Preventing occupational disease and injury, second edition. Levy BS, Wagner GR, Rest KM, Weeks JL, eds. Washington, DC: American Public Health Association, 2005 Jan; :184-187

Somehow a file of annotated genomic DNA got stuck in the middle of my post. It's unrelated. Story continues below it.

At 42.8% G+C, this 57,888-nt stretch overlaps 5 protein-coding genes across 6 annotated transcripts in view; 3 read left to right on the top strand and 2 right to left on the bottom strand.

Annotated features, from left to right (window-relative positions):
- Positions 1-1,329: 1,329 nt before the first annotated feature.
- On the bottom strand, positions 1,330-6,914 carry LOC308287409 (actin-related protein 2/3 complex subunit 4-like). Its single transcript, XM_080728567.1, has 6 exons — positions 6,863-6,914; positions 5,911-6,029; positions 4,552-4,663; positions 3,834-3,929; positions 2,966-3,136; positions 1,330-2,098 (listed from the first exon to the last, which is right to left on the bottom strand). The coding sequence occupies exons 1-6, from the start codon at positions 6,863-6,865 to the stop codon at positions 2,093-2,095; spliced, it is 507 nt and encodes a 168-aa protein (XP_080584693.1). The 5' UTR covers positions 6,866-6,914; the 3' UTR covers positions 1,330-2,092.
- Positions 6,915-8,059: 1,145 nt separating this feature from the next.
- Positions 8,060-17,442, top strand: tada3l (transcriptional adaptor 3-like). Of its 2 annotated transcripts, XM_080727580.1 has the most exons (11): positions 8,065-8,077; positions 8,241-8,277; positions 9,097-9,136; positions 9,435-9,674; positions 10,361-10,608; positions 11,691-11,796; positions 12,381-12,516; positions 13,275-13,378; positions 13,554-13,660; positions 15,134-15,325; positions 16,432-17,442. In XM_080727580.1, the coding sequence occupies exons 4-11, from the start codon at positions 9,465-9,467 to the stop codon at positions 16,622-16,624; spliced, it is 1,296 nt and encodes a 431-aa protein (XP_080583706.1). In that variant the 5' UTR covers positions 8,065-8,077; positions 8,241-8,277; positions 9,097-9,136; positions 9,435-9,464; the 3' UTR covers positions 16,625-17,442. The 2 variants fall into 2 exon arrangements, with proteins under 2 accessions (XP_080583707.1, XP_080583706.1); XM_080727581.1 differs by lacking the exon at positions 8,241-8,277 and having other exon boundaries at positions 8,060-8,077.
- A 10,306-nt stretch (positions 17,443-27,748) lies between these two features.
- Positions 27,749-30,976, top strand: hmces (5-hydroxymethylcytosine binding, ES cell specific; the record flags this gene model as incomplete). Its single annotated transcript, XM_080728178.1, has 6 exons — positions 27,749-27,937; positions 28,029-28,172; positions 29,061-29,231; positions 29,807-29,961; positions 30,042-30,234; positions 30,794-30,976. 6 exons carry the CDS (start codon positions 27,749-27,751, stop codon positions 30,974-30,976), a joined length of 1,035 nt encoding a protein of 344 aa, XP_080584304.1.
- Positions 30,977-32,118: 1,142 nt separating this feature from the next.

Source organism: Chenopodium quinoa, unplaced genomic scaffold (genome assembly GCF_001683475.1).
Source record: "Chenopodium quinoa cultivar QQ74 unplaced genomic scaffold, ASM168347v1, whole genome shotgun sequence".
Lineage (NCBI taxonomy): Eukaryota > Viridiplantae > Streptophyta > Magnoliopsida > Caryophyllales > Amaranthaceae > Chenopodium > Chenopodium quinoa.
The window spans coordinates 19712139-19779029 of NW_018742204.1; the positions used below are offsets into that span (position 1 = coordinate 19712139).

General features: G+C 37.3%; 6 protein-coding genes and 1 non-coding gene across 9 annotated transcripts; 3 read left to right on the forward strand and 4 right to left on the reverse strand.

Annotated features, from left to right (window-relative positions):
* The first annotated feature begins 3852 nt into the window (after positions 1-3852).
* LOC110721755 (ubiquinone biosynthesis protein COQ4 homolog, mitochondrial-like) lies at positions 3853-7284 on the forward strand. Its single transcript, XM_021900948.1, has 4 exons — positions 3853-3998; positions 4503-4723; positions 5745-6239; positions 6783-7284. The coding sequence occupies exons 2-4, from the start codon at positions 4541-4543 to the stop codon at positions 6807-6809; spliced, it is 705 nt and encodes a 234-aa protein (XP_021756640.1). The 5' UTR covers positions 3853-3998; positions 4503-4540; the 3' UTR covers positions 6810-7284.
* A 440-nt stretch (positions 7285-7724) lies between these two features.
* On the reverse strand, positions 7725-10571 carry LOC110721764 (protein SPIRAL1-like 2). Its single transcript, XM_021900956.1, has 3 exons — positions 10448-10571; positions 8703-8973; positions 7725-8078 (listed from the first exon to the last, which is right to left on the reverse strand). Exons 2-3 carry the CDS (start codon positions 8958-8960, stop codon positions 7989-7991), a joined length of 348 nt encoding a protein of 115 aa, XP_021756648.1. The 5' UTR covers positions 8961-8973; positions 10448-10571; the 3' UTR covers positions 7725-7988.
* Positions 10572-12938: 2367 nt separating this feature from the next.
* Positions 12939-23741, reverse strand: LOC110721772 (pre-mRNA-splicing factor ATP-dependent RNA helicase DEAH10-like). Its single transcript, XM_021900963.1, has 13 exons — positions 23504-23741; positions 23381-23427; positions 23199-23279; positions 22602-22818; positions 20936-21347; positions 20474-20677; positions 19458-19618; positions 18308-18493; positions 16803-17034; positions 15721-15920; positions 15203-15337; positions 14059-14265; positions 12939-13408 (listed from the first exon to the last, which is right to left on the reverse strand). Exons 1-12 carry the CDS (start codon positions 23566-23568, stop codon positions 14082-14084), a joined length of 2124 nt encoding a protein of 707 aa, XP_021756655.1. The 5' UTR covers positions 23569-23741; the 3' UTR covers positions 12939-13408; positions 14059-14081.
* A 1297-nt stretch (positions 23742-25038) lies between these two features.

Depressive episodes are serious medical conditions that affect thoughts, feelings and the ability to function in everyday life. In typical mild, moderate, or severe depressive episodes, an individual suffers from a lowering of mood, reduction of energy, and decreases in activity level. Capacity for enjoyment, interest, and concentration is reduced, and marked fatigue, after even minimal effort, is common. Sleep is frequently disturbed and appetite diminished. Self-esteem and self-confidence are almost always reduced and feelings of guilt or worthlessness are often present. The lowered mood is generally unresponsive to circumstances and varies little from day to day. Episodes may be accompanied by various somatic symptoms including psychomotor retardation, agitation, loss of appetite, weight loss, and loss of libido. Depending on the number, variety, and severity of the symptoms, depressive episodes can be labeled as mild, moderate, or severe.